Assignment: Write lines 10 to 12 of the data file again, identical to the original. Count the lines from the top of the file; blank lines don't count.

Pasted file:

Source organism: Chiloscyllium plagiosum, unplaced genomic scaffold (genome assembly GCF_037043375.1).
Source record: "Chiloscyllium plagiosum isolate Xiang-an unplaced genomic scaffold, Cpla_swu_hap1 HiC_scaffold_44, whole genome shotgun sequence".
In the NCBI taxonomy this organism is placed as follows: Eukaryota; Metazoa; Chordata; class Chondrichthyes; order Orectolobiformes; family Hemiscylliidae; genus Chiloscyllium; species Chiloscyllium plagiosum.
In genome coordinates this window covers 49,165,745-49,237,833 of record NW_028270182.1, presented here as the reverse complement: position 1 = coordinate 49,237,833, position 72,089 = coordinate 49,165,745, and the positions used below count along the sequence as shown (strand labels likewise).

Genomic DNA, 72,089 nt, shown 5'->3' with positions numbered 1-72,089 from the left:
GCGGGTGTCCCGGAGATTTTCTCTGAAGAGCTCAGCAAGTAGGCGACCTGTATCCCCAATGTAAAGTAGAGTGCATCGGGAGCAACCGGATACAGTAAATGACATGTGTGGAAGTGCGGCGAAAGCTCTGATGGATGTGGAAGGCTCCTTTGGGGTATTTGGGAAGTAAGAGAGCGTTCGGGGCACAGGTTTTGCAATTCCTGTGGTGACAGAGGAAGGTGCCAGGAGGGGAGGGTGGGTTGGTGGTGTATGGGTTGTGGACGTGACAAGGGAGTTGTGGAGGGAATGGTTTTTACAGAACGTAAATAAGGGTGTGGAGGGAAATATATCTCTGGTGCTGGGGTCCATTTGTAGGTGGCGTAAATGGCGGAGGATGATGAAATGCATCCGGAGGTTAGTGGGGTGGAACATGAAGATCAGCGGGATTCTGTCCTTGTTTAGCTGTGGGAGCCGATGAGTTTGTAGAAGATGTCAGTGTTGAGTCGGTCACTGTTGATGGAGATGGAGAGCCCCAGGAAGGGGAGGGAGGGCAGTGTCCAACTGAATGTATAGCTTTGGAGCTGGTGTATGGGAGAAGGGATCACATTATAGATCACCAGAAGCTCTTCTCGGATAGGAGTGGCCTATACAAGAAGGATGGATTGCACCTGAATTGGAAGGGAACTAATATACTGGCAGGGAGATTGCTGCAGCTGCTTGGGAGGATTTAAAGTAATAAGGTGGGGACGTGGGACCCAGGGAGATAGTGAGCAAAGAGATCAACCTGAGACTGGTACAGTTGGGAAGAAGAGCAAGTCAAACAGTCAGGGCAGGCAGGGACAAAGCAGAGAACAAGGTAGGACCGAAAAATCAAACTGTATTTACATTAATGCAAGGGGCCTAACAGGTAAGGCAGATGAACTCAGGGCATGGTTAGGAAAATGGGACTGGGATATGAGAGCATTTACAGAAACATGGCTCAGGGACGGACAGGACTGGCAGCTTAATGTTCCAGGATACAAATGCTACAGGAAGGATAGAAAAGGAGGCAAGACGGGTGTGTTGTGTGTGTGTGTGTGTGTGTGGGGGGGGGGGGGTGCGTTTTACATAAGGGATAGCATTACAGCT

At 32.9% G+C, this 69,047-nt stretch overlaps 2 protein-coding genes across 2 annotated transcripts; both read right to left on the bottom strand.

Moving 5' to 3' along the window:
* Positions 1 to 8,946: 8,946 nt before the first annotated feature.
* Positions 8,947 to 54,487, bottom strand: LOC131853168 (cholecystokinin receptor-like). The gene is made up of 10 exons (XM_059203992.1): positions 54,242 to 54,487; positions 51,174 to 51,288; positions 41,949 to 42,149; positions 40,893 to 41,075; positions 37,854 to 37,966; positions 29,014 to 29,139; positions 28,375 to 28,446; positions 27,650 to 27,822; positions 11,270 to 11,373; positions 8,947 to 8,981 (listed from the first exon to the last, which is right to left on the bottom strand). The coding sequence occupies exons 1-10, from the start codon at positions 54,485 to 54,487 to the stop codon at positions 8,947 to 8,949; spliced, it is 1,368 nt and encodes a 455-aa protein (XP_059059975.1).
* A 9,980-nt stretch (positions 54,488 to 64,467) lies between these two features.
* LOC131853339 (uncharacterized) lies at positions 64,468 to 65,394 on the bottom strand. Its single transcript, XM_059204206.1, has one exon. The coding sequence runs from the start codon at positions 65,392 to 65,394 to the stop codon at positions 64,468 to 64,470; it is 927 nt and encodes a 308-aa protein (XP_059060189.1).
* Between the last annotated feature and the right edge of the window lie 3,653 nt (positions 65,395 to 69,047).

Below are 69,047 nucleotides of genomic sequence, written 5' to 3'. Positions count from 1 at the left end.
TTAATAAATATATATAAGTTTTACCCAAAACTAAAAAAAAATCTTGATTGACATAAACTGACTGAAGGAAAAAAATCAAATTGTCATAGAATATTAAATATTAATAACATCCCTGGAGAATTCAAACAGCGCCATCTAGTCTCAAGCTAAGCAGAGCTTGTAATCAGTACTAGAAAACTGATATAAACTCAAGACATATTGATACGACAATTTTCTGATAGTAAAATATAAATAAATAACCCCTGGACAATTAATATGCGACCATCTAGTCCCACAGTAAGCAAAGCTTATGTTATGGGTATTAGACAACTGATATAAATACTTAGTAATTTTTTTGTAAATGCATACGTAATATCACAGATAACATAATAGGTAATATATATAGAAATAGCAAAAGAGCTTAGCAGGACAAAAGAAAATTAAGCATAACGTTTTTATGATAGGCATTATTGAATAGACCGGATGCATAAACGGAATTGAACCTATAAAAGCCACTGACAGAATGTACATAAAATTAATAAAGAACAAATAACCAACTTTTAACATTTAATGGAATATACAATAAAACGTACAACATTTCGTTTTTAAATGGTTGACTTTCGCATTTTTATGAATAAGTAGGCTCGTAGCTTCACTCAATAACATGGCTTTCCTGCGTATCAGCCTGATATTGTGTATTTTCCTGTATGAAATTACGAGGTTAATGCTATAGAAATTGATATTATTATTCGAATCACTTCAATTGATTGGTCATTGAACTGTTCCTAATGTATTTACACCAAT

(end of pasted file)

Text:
* Positions 8,947 to 54,487, bottom strand: LOC131853168 (cholecystokinin receptor-like). The gene is made up of 10 exons (XM_059203992.1): positions 54,242 to 54,487; positions 51,174 to 51,288; positions 41,949 to 42,149; positions 40,893 to 41,075; positions 37,854 to 37,966; positions 29,014 to 29,139; positions 28,375 to 28,446; positions 27,650 to 27,822; positions 11,270 to 11,373; positions 8,947 to 8,981 (listed from the first exon to the last, which is right to left on the bottom strand). The coding sequence occupies exons 1-10, from the start codon at positions 54,485 to 54,487 to the stop codon at positions 8,947 to 8,949; spliced, it is 1,368 nt and encodes a 455-aa protein (XP_059059975.1).
* A 9,980-nt stretch (positions 54,488 to 64,467) lies between these two features.
* LOC131853339 (uncharacterized) lies at positions 64,468 to 65,394 on the bottom strand. Its single transcript, XM_059204206.1, has one exon. The coding sequence runs from the start codon at positions 65,392 to 65,394 to the stop codon at positions 64,468 to 64,470; it is 927 nt and encodes a 308-aa protein (XP_059060189.1).